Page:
Trying to leave the school afterwards was like trying to exit an arena with a rock star. Luke was surrounded by kids asking him to show them the “nerdy dance” or breaking into their own rendition of it. His buddies were clapping him on the back and teachers doled out high fives. We took pictures and gave hugs. And a certain curly-haired little cutie did cartwheels until she could hardly stand upright…..to no avail. The star of the hour remained her oldest brother. Hmm…..
We (finally) made it to the car, loaded up and headed home. The boys and I were rehashing the various feats as Emry perused a catalogue with studied indifference (I am not even kidding – it was an Oscar-worthy affectation. She was fully peeved). Every once in a while, when we spoke of one of the girls’ song or dance numbers, she would pause and toss out, “I’m prettier than her”, then go back to casually flipping magazine pages. We chose not to react. Finally, when Luke was talking to me about one of the emcee’s, he described her as “the one in the blue dress with the pretty hair”. That was the proverbial last straw for our little prima donna. Her head snapped up, she slammed her reading material closed, and with eyes flashing she announced, “Let me just say that I am cuter than all of them!”
The hair compliment not aimed at her just pushed her right over the edge. She could take no more.
I bit my lip, torn between wanting to laugh and wondering whether to chastise her. Luke looked at me, eyebrows raised. Drew stared at her in shock, unable to process this level of sassiness (even though he tells everyone he knows that his sister is the sassiest girl ever born).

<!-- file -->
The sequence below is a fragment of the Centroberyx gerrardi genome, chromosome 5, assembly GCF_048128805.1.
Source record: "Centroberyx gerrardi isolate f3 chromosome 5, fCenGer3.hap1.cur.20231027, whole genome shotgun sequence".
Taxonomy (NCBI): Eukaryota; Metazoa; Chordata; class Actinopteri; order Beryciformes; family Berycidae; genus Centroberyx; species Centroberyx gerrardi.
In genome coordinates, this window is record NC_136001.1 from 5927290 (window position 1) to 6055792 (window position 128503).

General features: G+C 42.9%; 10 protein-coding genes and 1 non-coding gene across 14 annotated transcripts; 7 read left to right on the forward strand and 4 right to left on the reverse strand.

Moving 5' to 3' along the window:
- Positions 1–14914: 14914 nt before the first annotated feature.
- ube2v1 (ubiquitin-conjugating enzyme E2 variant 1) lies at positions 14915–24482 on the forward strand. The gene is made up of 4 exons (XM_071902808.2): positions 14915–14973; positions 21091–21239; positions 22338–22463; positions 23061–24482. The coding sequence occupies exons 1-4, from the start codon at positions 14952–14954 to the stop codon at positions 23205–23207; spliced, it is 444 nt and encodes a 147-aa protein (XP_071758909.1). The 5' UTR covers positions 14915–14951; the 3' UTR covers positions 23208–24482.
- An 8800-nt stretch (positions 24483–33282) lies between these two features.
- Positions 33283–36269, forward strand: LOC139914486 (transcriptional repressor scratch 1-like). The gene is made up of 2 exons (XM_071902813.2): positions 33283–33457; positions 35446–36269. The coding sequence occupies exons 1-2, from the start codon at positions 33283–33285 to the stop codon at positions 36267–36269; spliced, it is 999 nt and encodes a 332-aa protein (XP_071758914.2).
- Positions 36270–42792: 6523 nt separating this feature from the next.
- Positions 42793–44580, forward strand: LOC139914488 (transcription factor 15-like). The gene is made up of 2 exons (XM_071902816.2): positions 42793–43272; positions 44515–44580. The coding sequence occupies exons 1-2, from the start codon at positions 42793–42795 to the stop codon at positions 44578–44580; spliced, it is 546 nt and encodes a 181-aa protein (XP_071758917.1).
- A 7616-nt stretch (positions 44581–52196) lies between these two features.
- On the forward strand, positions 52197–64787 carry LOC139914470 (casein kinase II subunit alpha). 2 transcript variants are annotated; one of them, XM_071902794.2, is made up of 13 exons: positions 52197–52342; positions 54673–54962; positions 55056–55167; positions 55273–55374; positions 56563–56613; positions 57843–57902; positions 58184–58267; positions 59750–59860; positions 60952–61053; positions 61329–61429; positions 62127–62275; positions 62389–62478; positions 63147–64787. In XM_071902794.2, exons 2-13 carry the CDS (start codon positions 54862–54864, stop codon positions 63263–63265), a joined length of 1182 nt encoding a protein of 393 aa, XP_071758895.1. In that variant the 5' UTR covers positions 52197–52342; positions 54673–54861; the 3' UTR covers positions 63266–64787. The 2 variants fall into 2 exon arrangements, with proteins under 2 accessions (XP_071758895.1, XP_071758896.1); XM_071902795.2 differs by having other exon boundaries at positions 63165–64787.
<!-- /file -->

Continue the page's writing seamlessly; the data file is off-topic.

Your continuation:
I gazed at her in the rear view mirror, seeing the hurt and confusion in her little face, the tender heart hidden under the cheeky words. I thought about the fact that while, yes, we are learning and working on humility and an ability to let others shine….she is only four years old. And much of her identity is wrapped up in how others speak to and about her – often this is in the form of applause and attention to her dancing/singing/cartwheeling self, her big brown eyes and long lashes, her amazing long and curly hair. She is still small enough to garner lots of words of affirmation and praise for simple things. And she adores her brothers, who constantly tell her what a cutie she is….especially Luke. She just couldn’t handle any more of his (and all of our) attention to be elsewhere.
She’ll have to learn how to do so. Lest you think we let her ego run unchecked, know that we rein her in with regularity, and will continue to do so as she grows. This will be a lot less cute at fourteen, we know.
But it’s a lifelong lesson. I can openly admit to you, I still have days where I battle this. If you’re honest, as you roll your eyes at my admission, you probably need to acknowledge a bit of the same.
It’s hard, sometimes, to sit back and watch as what feels like the rest of the world gets their turn, reaps their reward, has their 15 minutes of fame….all while we trudge along, feeling unrecognized or unsatisfied or unfulfilled. Our inner child waves her arms and stomps her feet, crying out, “What about me?”
We know, just know, that we could do as well or better, if only given the spotlight and a chance to shine.
Waiting is never the fun part.
The phrase “do your time” is never one we want to hear. Nor is “it’s not your turn this time”.
Yet, like it or not, want to or not….it’s part of life. Our experiences, our disappointments, our challenges and moments out of the sun prepare us just as much as the accolades, attention and limelight for what it is we are meant to accomplish in this lifetime. Our destiny rarely looks like we think it should or imagined it would. Yet, if we are patient and open-minded, listening to the still small voice and answered prayers (as well as the unanswered ones), we may just find a mind-blowing life path and storybook ending that surpasses all we could have ever hoped for or envisioned for ourselves.
What a magnificent day it is, when we finally get that picture.
What an even better day it is when we successfully pass it on.
Solidarity sisters. Eventually, we all get our turn.